Perris officials welcomed Corky’s Homestyle Kitchen & Bakery to the City Wednesday, cutting the ribbon on the restaurant that already is attracting large numbers of patrons and generating sales above expectations.
Mayor Michael Vargas, City Manager Richard Belmudez and representatives of the City’s planning and economic development team and Perris Valley Chamber of Commerce were on hand to congratulate Corky’s owners Mike and Jennifer Towles on the opening of their 10th family style, always open restaurant.
Corky’s is located at Ethanac and Case roads in the Perris Crossings shopping center and lies next to Interstate 215.
“This is a great day for Perris,” Vargas said. ”It’s fantastic for our community. We need more eateries in our City. They provide more options for our residents and allow local tax dollars to stay here.”
While Wednesday’s ceremony marked the official opening, Corky’s has been serving customers since March 29, when a large crowd waiting in the parking lot walked through the doors. Vargas and his wife have dined at Corky’s on several occasions, enjoying huevos rancheros and patty melts for breakfast and lunch and have enjoyed the food and atmosphere.
The Towles welcomed such comments. Mike Towles predicted additional restaurants will flock to Perris.
“We are super happy to be part of your community,” he said. “This is a growing community and there is a lot of traffic on I-215. I believe this market will expand.”
Corky’s is named for Mike Towles’ grandmother, Corky Hayes, who grew up in Oklahoma, migrated to California to pick oranges during the Great Depression and encouraged Mike and Jennifer Towles to live out their dream of opening a family restaurant.
The first Corky’s opened in 2007. The company is headquartered in Rancho Cucamonga.
Corky Hayes’ recipes for biscuits and gravy and chicken-fried steak found their way onto the restaurant menu.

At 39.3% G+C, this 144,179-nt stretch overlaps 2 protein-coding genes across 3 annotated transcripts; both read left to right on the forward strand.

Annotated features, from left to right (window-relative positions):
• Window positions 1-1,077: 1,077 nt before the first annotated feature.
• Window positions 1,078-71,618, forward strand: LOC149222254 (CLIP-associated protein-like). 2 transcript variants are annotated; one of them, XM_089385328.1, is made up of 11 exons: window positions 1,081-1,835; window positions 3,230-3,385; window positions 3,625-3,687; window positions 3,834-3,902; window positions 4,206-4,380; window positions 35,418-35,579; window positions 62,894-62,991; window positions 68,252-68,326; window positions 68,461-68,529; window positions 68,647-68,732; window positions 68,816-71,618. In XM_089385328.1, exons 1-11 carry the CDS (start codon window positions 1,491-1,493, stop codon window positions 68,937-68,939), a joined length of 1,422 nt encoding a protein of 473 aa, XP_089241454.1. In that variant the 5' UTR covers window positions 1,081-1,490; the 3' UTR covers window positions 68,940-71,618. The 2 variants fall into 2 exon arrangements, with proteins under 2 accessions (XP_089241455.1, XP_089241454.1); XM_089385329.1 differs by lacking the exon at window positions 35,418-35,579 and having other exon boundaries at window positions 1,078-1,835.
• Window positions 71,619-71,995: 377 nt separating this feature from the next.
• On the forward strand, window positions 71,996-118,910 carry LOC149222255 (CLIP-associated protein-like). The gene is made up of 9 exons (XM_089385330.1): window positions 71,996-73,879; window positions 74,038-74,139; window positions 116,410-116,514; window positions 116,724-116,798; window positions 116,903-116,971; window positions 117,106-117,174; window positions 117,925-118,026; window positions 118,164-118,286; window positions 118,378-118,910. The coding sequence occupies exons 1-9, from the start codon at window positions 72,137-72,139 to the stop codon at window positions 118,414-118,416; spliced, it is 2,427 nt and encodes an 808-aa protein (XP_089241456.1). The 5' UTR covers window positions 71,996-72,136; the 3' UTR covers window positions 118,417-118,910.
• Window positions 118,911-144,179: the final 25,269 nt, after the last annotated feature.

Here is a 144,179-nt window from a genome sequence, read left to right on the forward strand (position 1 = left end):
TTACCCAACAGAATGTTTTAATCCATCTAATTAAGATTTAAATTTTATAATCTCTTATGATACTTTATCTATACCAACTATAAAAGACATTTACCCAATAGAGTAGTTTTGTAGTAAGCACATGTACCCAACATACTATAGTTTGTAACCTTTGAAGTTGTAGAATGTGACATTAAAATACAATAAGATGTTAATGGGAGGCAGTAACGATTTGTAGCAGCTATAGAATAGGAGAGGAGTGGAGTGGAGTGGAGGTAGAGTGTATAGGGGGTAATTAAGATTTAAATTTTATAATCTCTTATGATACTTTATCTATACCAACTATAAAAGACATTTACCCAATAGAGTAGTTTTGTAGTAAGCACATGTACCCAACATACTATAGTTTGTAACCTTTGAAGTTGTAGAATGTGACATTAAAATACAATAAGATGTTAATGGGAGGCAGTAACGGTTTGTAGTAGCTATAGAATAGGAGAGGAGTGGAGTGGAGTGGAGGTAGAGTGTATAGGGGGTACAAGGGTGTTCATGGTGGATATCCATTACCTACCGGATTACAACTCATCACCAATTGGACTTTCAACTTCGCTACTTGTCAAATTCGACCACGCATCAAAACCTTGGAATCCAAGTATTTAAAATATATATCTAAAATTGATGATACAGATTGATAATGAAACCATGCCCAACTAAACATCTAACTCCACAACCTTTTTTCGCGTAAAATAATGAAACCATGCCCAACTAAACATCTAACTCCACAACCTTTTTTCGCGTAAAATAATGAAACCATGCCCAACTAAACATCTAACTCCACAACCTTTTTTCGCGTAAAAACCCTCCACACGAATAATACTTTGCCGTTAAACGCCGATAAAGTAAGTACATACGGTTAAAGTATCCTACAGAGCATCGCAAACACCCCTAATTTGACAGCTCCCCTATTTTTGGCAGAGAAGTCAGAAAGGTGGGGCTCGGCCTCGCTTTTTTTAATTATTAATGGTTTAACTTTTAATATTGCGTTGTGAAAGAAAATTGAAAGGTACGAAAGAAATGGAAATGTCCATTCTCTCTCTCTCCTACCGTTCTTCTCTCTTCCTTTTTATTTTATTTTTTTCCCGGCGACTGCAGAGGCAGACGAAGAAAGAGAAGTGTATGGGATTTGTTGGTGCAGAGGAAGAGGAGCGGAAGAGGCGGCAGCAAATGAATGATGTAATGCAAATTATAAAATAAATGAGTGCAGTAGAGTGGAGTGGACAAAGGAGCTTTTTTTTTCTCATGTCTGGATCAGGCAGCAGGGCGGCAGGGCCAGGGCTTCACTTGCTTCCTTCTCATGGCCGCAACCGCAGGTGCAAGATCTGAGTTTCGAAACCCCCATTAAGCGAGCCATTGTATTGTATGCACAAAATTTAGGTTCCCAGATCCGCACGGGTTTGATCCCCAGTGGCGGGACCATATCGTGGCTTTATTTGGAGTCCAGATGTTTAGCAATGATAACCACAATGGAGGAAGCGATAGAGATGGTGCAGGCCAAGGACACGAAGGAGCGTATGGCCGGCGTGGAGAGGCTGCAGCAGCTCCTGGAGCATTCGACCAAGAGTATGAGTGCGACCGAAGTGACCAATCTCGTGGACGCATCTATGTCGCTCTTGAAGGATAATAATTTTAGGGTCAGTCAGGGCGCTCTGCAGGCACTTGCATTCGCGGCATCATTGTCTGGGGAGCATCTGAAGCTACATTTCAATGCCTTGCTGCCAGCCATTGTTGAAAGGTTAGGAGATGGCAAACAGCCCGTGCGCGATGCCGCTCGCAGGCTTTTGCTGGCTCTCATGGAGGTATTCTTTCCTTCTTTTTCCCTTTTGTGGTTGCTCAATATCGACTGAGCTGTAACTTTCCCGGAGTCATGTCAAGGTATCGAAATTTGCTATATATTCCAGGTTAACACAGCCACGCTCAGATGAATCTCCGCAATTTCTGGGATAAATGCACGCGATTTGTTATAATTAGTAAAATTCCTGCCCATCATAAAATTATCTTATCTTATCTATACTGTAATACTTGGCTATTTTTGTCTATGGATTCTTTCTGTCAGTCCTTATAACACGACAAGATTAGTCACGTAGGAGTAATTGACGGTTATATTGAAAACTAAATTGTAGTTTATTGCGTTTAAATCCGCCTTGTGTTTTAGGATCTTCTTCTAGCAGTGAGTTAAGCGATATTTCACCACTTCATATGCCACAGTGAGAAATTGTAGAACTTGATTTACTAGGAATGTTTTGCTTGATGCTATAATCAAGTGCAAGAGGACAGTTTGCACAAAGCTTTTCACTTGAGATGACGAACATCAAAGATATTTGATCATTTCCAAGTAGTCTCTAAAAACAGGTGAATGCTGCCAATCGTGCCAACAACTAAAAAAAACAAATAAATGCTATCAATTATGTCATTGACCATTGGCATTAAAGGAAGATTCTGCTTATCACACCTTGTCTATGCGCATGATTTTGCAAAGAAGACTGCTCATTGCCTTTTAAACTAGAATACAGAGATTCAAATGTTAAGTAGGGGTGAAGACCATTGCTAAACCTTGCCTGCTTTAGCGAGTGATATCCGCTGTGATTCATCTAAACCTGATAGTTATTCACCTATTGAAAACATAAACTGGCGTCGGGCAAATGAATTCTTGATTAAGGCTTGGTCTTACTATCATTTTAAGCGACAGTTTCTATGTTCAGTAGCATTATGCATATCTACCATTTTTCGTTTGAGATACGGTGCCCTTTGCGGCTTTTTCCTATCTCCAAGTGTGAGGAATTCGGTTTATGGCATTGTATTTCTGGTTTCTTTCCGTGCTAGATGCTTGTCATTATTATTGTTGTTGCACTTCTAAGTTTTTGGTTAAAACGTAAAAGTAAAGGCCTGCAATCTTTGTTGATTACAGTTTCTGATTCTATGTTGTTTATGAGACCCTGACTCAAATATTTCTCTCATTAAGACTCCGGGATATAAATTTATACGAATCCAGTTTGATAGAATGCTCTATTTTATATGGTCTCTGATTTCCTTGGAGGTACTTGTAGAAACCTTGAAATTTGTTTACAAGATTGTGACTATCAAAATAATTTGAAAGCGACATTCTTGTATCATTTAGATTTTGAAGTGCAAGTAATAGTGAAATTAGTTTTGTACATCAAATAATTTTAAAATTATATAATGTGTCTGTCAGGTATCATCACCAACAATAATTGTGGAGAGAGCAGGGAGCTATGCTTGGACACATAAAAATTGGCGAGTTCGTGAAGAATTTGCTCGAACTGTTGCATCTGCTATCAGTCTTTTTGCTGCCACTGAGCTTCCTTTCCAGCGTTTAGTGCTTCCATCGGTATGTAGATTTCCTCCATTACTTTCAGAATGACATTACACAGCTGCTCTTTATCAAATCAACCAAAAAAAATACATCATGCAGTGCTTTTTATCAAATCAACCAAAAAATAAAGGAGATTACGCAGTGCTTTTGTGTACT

Other legacies include the mismatched coffee cups found at every table. Corky Hayes never owned a complete set of china and made do with cups from various sources. The restaurant continues that legacy and receives cups from other vendors and individuals.
Jennifer Towles said that shortly before her death, Corky Hayes inspired. her and Michael Towles to make a reality their goal of becoming restaurant owners.
“She told us that life is short and that we should pursue our dream,” Jennifer Towles said.
Three of the five Towles’ children work at various Corky’s locations.
Seeking additional employees
Corky’s general manager Erica Balding said the restaurant employs about 100 people, most from the Perris Valley, and is seeking additional workers, including high-school and college students looking for summer jobs. Job seekers can contact her at Erica@overeasyinc.com.
In the short time since opening, Balding said the restaurant has developed many repeat customers and is frequented by police, firefighters and paramedics and military personnel from nearby March Air Reserve Base.
Balding said customers have expressed their appreciation for a family-style restaurant that is open 24 hours, serves large portions and boasts signature menu items like fried chicken, chicken pot pies and several varieties of cheesecake.
“We appreciate the City of Perris for making us feel welcome,” Balding said. “That makes us feel great.”
Property landlord and developer William Rothacker Jr. said the City’s Economic Development Corporation shepherded the 200-seat restaurant through the development process.
The City provided the developer with $200,000 of financial support--$100,000 in permit fees and $100,000 toward the project to defray overall costs.
“The City’s development team helped us expedite the process which was essential for us to open on time,” he said. “Business so far has exceeded expectations. The future definitely looks bright for Corky’s in Perris.”